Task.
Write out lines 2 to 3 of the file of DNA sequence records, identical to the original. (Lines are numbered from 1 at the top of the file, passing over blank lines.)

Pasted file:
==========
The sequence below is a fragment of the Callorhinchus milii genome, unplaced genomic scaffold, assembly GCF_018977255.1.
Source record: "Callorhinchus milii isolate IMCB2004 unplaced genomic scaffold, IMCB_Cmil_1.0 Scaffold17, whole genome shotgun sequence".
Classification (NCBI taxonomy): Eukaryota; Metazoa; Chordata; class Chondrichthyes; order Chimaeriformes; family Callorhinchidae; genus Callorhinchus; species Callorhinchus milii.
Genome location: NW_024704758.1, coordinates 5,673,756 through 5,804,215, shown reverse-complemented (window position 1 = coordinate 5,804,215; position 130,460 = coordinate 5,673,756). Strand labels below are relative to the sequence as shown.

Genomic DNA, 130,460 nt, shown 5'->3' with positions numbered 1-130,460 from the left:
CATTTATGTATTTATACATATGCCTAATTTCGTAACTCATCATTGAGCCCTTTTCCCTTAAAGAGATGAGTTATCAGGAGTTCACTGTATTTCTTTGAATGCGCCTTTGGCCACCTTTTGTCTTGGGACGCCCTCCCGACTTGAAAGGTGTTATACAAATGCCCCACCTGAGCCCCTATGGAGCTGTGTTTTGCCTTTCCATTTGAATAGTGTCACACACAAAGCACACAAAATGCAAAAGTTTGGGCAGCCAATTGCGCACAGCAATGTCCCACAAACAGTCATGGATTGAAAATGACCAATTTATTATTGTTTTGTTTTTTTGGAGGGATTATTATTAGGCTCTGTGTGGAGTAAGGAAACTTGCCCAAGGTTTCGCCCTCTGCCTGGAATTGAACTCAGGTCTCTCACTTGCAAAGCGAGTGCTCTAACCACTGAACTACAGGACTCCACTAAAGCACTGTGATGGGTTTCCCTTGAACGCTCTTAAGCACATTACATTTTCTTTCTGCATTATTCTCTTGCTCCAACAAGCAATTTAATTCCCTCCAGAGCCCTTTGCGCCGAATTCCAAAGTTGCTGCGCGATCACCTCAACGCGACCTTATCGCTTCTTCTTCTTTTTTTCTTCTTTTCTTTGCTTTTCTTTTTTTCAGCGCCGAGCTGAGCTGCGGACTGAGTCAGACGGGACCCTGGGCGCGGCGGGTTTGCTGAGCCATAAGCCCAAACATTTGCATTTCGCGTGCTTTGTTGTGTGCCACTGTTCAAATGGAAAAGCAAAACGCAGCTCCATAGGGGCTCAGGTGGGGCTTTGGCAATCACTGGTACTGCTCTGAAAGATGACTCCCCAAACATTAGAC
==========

Source record: "Callorhinchus milii isolate IMCB2004 unplaced genomic scaffold, IMCB_Cmil_1.0 Scaffold17, whole genome shotgun sequence".
Classification (NCBI taxonomy): Eukaryota; Metazoa; Chordata; class Chondrichthyes; order Chimaeriformes; family Callorhinchidae; genus Callorhinchus; species Callorhinchus milii.